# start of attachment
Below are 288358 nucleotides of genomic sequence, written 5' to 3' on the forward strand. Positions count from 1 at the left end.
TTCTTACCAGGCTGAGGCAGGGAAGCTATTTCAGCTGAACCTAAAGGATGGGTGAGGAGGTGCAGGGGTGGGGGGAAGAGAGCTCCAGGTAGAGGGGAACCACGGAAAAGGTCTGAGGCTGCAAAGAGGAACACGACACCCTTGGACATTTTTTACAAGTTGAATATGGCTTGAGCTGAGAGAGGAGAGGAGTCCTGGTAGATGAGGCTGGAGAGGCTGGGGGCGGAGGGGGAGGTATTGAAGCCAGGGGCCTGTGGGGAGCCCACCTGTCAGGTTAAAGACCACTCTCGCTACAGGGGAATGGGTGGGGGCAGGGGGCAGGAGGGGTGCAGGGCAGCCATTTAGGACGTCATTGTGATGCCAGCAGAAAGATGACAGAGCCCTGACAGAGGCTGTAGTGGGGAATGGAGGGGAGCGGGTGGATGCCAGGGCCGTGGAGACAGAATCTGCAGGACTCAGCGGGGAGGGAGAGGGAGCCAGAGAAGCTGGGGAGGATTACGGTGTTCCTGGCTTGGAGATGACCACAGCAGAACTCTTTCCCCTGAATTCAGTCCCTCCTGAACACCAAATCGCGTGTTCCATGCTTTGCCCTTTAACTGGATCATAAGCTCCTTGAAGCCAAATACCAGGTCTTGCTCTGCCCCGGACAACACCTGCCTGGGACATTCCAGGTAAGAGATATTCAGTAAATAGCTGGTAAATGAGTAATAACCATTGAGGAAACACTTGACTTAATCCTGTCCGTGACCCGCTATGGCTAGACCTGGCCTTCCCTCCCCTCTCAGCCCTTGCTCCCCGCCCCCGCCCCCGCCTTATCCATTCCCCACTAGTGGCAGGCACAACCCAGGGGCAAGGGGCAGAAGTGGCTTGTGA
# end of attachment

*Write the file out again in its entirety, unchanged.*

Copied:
Below are 288358 nucleotides of genomic sequence, written 5' to 3' on the forward strand. Positions count from 1 at the left end.
TTCTTACCAGGCTGAGGCAGGGAAGCTATTTCAGCTGAACCTAAAGGATGGGTGAGGAGGTGCAGGGGTGGGGGGAAGAGAGCTCCAGGTAGAGGGGAACCACGGAAAAGGTCTGAGGCTGCAAAGAGGAACACGACACCCTTGGACATTTTTTACAAGTTGAATATGGCTTGAGCTGAGAGAGGAGAGGAGTCCTGGTAGATGAGGCTGGAGAGGCTGGGGGCGGAGGGGGAGGTATTGAAGCCAGGGGCCTGTGGGGAGCCCACCTGTCAGGTTAAAGACCACTCTCGCTACAGGGGAATGGGTGGGGGCAGGGGGCAGGAGGGGTGCAGGGCAGCCATTTAGGACGTCATTGTGATGCCAGCAGAAAGATGACAGAGCCCTGACAGAGGCTGTAGTGGGGAATGGAGGGGAGCGGGTGGATGCCAGGGCCGTGGAGACAGAATCTGCAGGACTCAGCGGGGAGGGAGAGGGAGCCAGAGAAGCTGGGGAGGATTACGGTGTTCCTGGCTTGGAGATGACCACAGCAGAACTCTTTCCCCTGAATTCAGTCCCTCCTGAACACCAAATCGCGTGTTCCATGCTTTGCCCTTTAACTGGATCATAAGCTCCTTGAAGCCAAATACCAGGTCTTGCTCTGCCCCGGACAACACCTGCCTGGGACATTCCAGGTAAGAGATATTCAGTAAATAGCTGGTAAATGAGTAATAACCATTGAGGAAACACTTGACTTAATCCTGTCCGTGACCCGCTATGGCTAGACCTGGCCTTCCCTCCCCTCTCAGCCCTTGCTCCCCGCCCCCGCCCCCGCCTTATCCATTCCCCACTAGTGGCAGGCACAACCCAGGGGCAAGGGGCAGAAGTGGCTTGTGA